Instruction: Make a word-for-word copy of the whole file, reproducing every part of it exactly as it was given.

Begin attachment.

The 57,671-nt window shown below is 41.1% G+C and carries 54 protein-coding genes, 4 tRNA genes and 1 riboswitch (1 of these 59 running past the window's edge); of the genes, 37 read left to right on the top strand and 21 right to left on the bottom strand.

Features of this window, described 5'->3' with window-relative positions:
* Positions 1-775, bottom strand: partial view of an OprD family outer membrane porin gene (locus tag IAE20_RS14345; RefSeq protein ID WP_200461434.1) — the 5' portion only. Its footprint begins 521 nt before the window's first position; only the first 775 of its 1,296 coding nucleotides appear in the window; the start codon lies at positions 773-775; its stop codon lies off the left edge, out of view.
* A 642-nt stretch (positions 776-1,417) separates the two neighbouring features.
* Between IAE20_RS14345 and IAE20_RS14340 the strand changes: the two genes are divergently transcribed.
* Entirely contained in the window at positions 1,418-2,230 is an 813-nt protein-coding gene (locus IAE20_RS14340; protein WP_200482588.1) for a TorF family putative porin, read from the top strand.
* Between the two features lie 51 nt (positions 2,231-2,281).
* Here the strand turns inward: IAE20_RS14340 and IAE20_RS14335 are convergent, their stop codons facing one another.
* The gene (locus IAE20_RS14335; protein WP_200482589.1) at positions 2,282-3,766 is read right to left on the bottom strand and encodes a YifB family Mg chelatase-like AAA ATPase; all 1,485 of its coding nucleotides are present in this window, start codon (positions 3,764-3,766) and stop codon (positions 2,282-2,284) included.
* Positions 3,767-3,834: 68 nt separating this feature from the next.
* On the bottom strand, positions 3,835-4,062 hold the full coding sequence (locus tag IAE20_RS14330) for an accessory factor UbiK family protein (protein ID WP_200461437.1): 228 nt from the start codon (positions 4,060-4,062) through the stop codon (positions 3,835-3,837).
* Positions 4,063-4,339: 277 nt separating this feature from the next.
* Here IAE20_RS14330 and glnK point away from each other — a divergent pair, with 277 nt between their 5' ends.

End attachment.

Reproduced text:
The 57,671-nt window shown below is 41.1% G+C and carries 54 protein-coding genes, 4 tRNA genes and 1 riboswitch (1 of these 59 running past the window's edge); of the genes, 37 read left to right on the top strand and 21 right to left on the bottom strand.

Features of this window, described 5'->3' with window-relative positions:
* Positions 1-775, bottom strand: partial view of an OprD family outer membrane porin gene (locus tag IAE20_RS14345; RefSeq protein ID WP_200461434.1) — the 5' portion only. Its footprint begins 521 nt before the window's first position; only the first 775 of its 1,296 coding nucleotides appear in the window; the start codon lies at positions 773-775; its stop codon lies off the left edge, out of view.
* A 642-nt stretch (positions 776-1,417) separates the two neighbouring features.
* Between IAE20_RS14345 and IAE20_RS14340 the strand changes: the two genes are divergently transcribed.
* Entirely contained in the window at positions 1,418-2,230 is an 813-nt protein-coding gene (locus IAE20_RS14340; protein WP_200482588.1) for a TorF family putative porin, read from the top strand.
* Between the two features lie 51 nt (positions 2,231-2,281).
* Here the strand turns inward: IAE20_RS14340 and IAE20_RS14335 are convergent, their stop codons facing one another.
* The gene (locus IAE20_RS14335; protein WP_200482589.1) at positions 2,282-3,766 is read right to left on the bottom strand and encodes a YifB family Mg chelatase-like AAA ATPase; all 1,485 of its coding nucleotides are present in this window, start codon (positions 3,764-3,766) and stop codon (positions 2,282-2,284) included.
* Positions 3,767-3,834: 68 nt separating this feature from the next.
* On the bottom strand, positions 3,835-4,062 hold the full coding sequence (locus tag IAE20_RS14330) for an accessory factor UbiK family protein (protein ID WP_200461437.1): 228 nt from the start codon (positions 4,060-4,062) through the stop codon (positions 3,835-3,837).
* Positions 4,063-4,339: 277 nt separating this feature from the next.
* Here IAE20_RS14330 and glnK point away from each other — a divergent pair, with 277 nt between their 5' ends.